The beginning of the year is a reset. Why should it be any different for your home?
Everyone has those parts of the house that could use a little TLC. That junk closet in the hallway where stuff has piled up over the year. The basement that serves as both the playroom and the entertainment space when hosting guests. And who even knows what’s hiding in the back of the spice cabinet?
Here, NoVA-based organizing experts provide key tips for home organization. There’s no time like the present!
Start with the Closets
“Clothes closets can get overrun with items you once wore but are now out of fashion, don’t fit, or have something wrong with them — colors ran in the wash, zipper broken, seam fraying,” says Karen Bush, professional organizer and co-founder of Great Falls Organizers. “Regularly sifting through your closet and employing the two-year rule — if you haven’t worn it in two years, it’s time to let it go — can be a big help.”
First, empty your closet. “My first suggestion when organizing any area [such as a closet] is to take everything out,” says Rachel Rosenthal, NoVA-based organizing expert and founder of Rachel and Company. “This may be overwhelming at first, but you want to start the organizing process with seeing everything that you have.”
After that, Rosenthal suggests assessing what to keep and toss.
“Take a look at the items and ask yourself if you actually need this item,” she says. “Consider when was the last time you used it? Do you love it? Does it still fit?”
If you come to the conclusion that you no longer need to keep the item, Rosenthal suggests putting it in a donation, consignment, or “give to others” pile.
Then, you can move on to reorganization.
“It’s important to keep like with like, for instance, sweaters, coats, sandals,” says Lauren Sadlon, owner of Neat Method Northern Virginia. “This will be the basis of your system.”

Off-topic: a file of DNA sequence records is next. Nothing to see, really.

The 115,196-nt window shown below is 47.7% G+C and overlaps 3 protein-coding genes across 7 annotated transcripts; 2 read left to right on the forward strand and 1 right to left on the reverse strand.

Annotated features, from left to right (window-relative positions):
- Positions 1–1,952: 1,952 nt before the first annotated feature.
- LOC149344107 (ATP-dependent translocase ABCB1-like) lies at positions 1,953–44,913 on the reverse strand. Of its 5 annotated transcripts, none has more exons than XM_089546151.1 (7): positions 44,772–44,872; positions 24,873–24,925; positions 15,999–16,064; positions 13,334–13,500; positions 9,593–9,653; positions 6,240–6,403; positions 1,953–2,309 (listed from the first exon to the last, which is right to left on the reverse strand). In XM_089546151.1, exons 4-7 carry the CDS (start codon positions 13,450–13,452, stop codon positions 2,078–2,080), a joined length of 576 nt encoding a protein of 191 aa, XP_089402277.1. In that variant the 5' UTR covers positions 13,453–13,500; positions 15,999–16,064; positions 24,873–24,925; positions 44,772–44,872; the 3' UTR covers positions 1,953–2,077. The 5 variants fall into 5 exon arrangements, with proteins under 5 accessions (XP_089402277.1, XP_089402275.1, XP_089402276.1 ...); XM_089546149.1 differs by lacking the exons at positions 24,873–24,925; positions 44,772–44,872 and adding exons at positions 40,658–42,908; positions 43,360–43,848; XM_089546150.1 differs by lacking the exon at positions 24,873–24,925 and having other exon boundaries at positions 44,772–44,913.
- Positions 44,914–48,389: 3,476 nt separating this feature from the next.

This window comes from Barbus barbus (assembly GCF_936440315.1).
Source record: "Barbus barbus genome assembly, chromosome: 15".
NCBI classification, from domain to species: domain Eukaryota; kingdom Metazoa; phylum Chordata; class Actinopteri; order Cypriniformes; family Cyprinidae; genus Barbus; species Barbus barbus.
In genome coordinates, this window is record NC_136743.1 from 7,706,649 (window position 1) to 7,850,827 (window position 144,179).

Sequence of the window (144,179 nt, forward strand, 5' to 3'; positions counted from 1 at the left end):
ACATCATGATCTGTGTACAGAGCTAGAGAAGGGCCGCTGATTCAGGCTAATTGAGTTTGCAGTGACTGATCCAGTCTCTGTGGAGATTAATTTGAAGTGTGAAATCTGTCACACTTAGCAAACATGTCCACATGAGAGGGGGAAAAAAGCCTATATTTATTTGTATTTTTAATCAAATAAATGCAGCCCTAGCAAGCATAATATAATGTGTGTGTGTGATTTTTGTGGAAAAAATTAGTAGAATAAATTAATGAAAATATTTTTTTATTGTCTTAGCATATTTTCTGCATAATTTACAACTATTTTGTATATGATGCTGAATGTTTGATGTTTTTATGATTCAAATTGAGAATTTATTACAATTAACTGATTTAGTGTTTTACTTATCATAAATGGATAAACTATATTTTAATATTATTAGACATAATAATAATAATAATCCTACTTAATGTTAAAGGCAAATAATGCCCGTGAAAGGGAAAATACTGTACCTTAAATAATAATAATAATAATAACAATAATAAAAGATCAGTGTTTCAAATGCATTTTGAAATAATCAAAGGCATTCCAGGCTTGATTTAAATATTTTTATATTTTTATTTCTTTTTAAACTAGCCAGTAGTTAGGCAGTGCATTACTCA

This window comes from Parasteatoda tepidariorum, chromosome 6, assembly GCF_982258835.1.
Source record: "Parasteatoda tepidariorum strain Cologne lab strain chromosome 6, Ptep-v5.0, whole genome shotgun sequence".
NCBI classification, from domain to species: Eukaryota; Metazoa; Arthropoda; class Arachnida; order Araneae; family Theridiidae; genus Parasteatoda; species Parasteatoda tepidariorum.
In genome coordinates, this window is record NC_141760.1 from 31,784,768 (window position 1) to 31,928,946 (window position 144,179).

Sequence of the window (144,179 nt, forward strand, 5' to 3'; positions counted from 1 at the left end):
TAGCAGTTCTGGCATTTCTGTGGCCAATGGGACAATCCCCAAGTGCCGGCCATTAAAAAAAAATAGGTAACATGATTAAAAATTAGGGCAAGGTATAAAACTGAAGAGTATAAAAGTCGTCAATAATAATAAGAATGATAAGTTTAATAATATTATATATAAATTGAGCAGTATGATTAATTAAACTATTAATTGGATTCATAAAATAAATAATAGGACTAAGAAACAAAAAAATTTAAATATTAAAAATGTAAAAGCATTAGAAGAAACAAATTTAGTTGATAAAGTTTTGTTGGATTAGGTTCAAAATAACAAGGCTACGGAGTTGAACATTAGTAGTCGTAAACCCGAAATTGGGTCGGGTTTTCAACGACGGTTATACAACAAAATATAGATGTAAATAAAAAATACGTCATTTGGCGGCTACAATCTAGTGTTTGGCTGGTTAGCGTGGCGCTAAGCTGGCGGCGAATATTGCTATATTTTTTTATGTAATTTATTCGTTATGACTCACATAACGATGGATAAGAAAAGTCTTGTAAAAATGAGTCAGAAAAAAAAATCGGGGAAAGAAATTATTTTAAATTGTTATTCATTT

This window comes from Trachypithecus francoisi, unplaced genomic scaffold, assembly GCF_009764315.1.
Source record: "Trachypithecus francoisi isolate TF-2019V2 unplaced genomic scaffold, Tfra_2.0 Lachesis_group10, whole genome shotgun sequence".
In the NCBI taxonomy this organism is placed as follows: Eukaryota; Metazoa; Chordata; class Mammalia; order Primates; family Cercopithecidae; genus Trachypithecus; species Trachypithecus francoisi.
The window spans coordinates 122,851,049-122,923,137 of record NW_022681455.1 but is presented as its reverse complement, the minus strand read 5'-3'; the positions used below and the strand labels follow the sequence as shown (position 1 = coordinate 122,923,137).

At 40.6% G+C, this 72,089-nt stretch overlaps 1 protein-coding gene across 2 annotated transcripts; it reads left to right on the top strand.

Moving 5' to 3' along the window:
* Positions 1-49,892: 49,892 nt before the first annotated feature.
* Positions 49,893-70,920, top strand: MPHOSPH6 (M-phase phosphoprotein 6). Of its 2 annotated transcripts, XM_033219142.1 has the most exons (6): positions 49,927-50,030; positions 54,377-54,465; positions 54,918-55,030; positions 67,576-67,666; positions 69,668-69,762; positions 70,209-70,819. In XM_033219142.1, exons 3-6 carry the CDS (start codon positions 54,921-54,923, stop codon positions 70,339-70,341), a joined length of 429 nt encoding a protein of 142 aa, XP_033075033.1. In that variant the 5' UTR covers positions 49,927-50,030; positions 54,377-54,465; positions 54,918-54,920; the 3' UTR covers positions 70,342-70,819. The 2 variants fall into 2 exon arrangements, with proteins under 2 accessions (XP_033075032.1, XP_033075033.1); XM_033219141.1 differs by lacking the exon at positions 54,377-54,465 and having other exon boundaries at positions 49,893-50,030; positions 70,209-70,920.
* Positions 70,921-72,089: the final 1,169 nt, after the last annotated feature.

You can use bins to keep items contained if you don’t have built-in drawers, she adds.
Tackling the Cabinets
“Treat them as prime real estate,” Bush says. “The better organized they are, the easier it is to function in the kitchen, get out the door in the morning rush, and prepare meals.” Everything inside the cabinets needs to be accessible and stored near the area where you use it.
Appliances you use daily — like the coffee maker, tea kettle, or microwave — deserve to be on the counter.
“Other appliances used less frequently — standing mixer, Crock-Pot, food processor — should be stored in a cabinet and pulled out when needed and put back when they’re not,” Bush adds.
In the bathroom, lower cabinets have a lot of potential, and it’s wise to take advantage of vertical space by implementing products such as stackable drawers, says Rosenthal.
“This will contain your small items and [help create] an entire system that will transform your space,” she adds.
Finally, the Basement
Basements are often where old treasures go to die. Ask yourself which ones are truly important to you, says Bush. “If something is important, it needs to be treated as such, or it needs to be released,” she says. “If it’s not important, it probably won’t become important to you in the future, so let it go. Either donate it, or recycle, or repurpose it properly.”
For basements, Sadlon says she likes to create “zones.”
“For example, many people store luggage and travel accessories in their basement,” she says. “If you travel often, I would put this section near the door, and if not, it can be further away.”
Bush agrees, adding that shelving can also make a big difference in your basement organization.
“Make sections in your basement for holiday décor, luggage and travel, workbench and tools, archived documents, excess supplies, and more, so when you have used something and need to put it back, it’s easier to find,” she suggests.
Categorizing your items will help you find what you need faster — which will make your life easier. That, in turn, can have a profound effect on your mind and soul: A pretty good reason to banish clutter, if you ask us.